After the Norman Conquest of 1066 in which William the Conqueror of Normandy (part of France) and his Norman noblemen eradicated Harold of Hastings and the Saxon nobles, French became the official language in England. All written works were put in French including literature. (For instance, the Arthurian Legends are in French).
Then, Geoffrey Chaucer, whose last name is the French form of the word shoemaker, came along in the second half of the thirteenth century (1343-1400). Chaucer, who was bilingual, as were many in his time, was greatly influenced with the matter and style of French poetry. However, when he realized how people of his time delighted in stories, he gave these to them. Thus, the Canterbury Tales began. Perhaps because this work is about the pilgrims whom Chaucer had observed so often in England, he put the tale in their language of usage. Also, there was a bias toward French and an English work could be easily more popular.
According to luminarian.org, Chaucer's influence on the English language is overrated as it was a natural progression for the written language to become English. Nevertheless, the tremendous popularity of "Canterbury Tales" certainly contributed to this progression. His assigning of full value to every syllable in the lines in Canterbury Tales had to have had an effect upon the development of Modern English. Certainly, too, the vocabulary and meanings of words that have originated from French are present in his works; many of these words remain in Modern English (60% of the words in Modern English originate from French).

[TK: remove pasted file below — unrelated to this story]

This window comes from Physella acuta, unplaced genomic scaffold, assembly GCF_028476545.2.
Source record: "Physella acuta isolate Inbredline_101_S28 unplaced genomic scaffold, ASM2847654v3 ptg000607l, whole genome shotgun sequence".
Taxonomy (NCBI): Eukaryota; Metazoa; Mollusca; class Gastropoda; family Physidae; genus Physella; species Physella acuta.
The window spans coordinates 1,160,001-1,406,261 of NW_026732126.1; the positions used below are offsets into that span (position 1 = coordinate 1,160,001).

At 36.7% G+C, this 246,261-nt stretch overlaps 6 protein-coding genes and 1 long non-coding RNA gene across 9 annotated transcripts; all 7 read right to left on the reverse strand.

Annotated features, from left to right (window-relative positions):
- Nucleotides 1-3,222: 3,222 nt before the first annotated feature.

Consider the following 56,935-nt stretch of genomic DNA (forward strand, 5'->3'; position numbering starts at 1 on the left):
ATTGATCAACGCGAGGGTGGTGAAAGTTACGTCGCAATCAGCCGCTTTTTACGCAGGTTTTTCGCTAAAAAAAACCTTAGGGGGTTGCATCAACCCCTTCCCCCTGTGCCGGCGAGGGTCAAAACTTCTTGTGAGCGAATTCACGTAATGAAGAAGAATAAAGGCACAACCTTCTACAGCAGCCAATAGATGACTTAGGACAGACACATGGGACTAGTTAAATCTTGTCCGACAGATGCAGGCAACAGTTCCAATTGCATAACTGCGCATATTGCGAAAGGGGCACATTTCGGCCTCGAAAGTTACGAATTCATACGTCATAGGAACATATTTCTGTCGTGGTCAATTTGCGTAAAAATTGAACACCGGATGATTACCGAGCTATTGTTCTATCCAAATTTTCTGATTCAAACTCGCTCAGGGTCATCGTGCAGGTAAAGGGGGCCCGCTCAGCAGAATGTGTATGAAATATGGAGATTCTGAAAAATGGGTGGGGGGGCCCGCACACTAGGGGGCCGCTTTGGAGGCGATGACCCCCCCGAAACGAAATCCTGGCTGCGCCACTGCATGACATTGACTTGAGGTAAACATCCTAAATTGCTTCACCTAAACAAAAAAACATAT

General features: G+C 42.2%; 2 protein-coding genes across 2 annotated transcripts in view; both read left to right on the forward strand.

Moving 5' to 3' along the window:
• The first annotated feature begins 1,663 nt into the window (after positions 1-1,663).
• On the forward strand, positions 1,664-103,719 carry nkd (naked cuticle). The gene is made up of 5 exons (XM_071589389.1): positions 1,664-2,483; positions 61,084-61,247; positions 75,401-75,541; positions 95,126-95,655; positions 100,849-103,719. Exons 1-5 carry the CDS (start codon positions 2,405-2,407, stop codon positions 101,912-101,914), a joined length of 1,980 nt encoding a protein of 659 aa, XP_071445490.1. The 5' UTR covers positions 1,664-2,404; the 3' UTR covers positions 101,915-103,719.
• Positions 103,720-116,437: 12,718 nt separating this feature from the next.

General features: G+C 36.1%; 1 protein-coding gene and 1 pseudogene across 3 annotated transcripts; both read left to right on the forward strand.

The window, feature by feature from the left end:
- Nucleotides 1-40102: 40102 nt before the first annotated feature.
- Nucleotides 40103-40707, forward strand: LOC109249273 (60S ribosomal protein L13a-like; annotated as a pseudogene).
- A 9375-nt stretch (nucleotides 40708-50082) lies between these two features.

Chaucer is also known for metric innovation. It is he who initiated the use of iambic pentameter into popular works. He also employed rhyming couplets. His poetry is credited with helping to standardize the London dialect of Middle English, although some linguistics think that the influence of the court was a more powerful influence on the changes made. The Oxford English Dictionary credits Chaucer, with his ear for common speech, as employing many current English words into his works, thus furthering the development of Modern English by way of Middle English. Of course, the fact that "The Canterbury Tales" was one of the first books to be published and widely read has contributed to the powerful influence of Chaucer upon the English language.